Last reviewed 07/2023

  • in cervical spondylosis, degeneration of one or more of the cervical intervertebral discs leads to narrowing of the disc space and the production of bony and cartilaginous osteophytes. The disc changes are the earliest, but the facet joints and the unco-vertebral joints soon become involved. The osteophytes, or spurs, project backwards into the spinal canal, or laterally into the intervertebral foramina. There is also degeneration of the nucleus pulposus and protrusion of the disc
  • osteophytic outgrowths and the disc protrusion may compress the spinal cord, producing a myelopathy, and/or the adjacent nerve roots producing a radiculopathy
  • C5-C6, C6-7 and C7-T1 are most frequently involved
  • in patients with spondylotic features compromising the spinal/root canals without neurological signs, a sudden deterioration of symptoms and the development of neurological signs, may suggest a recent disc herniation with or without pain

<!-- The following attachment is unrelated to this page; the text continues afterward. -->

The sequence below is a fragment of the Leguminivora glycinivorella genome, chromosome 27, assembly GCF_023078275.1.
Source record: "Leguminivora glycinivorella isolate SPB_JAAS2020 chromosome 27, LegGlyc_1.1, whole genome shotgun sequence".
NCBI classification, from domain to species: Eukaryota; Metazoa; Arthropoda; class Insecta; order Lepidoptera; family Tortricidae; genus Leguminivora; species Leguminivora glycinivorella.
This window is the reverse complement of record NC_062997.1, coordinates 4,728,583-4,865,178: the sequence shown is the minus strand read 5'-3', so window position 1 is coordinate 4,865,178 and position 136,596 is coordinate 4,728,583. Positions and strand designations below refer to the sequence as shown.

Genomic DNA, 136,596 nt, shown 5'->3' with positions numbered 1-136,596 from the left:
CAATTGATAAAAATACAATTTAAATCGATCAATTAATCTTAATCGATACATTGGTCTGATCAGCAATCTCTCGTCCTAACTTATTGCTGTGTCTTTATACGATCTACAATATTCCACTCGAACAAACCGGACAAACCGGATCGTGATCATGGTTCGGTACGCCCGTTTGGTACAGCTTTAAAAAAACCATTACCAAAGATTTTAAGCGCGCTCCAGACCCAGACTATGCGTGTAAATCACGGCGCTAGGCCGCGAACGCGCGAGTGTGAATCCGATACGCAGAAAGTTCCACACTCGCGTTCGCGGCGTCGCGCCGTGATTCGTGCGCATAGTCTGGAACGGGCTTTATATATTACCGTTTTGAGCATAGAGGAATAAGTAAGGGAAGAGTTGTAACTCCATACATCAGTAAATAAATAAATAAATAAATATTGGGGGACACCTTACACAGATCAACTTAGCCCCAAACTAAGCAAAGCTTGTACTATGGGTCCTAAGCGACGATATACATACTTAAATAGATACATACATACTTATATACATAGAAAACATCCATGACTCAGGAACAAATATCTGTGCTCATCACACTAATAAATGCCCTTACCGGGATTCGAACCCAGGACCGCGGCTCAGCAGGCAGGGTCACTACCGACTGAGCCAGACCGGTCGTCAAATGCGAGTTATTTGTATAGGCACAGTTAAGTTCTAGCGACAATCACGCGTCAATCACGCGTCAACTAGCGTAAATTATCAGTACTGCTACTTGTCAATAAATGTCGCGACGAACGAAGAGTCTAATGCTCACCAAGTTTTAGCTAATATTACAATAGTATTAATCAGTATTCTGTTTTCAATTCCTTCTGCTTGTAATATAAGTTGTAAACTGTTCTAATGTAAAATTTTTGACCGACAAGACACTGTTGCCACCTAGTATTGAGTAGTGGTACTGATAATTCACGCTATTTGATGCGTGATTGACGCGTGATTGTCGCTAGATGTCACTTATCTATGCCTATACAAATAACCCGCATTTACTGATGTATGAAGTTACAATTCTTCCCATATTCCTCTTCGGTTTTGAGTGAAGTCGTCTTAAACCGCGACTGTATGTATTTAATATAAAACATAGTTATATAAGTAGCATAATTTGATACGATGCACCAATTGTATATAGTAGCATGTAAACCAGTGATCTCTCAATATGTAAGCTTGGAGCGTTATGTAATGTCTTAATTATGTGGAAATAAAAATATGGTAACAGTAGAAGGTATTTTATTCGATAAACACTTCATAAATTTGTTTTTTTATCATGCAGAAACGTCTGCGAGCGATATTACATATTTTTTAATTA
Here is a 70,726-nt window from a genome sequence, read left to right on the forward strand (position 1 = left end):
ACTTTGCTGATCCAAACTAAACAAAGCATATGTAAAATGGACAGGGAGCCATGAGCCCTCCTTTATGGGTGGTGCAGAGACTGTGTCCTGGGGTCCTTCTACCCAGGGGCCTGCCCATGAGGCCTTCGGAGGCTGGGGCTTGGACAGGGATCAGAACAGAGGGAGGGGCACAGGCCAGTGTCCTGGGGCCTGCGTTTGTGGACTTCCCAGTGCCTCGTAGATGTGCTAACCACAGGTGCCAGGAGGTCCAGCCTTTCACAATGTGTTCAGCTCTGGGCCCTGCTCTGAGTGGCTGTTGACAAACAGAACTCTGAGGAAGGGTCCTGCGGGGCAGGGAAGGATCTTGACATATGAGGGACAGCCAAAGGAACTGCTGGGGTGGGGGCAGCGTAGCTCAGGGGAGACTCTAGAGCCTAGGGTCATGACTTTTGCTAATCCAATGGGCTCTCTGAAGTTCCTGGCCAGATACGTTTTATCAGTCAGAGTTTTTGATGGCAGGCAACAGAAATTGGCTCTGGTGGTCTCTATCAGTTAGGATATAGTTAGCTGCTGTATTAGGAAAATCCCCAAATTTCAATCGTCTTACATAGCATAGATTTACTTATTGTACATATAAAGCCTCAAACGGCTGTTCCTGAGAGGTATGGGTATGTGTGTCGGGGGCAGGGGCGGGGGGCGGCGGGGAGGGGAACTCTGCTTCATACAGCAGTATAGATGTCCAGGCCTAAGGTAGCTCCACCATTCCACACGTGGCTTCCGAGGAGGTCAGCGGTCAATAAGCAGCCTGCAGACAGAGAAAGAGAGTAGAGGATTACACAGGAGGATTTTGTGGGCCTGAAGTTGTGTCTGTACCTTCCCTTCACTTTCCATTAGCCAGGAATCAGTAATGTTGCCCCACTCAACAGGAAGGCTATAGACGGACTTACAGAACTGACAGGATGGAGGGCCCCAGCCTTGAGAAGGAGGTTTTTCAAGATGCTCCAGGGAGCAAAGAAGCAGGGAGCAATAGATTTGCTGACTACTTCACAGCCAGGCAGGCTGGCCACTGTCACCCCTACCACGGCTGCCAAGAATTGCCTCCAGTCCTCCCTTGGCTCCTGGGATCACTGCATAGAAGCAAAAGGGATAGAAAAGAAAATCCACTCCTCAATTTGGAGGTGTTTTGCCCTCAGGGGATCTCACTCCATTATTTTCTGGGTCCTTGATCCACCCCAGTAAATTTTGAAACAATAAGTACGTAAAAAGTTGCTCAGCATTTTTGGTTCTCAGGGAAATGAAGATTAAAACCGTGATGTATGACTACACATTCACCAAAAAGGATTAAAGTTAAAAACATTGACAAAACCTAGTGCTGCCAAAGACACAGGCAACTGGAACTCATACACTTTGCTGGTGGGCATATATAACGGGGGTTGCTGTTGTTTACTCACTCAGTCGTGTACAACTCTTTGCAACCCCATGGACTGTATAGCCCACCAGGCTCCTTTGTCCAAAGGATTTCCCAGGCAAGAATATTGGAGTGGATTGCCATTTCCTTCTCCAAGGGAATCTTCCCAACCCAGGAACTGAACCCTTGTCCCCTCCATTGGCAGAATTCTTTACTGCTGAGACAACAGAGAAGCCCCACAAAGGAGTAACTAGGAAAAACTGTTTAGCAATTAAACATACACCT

• cervical spondylosis is a progressive condition
    • spondylotic changes on plain radiographs will be seen in around 50% of people over the age of 50 years, and around 75% over the age of 65 years - however, only a small proportion will develop clinical neurological features
    • people who have a pre-existing narrow spinal canal are particularly vulnerable to cord compression
    • features of myelopathy are seen in cases where there is a greater than ~30% reduction in the cross-sectional area of the spinal canal
      • in the average person, this occurs when the sagittal diameter of the spinal canal is less than 14 mm (1)
  • neurological features correspond with the segmental level of bony changes, and cord compression occurs in only 50% of cases (1)
  • spinal cord ischaemia, caused by reduction of arterial flow or venous stasis, may contribute to the development of clinical features
    • anterior spinal artery and the microcirculation of the cord may be directly compressed or develop spasm secondary to chronic mechanical distortion

The pathophysiology of spondylotic myelopathy is multifactorial, but spinal stenosis, biomechanical aspects, disc herniation and vascular compromise all potentially play a part in the development of the problem (1).


  1. ARC. Rheumatic Disease In Practice January 2002.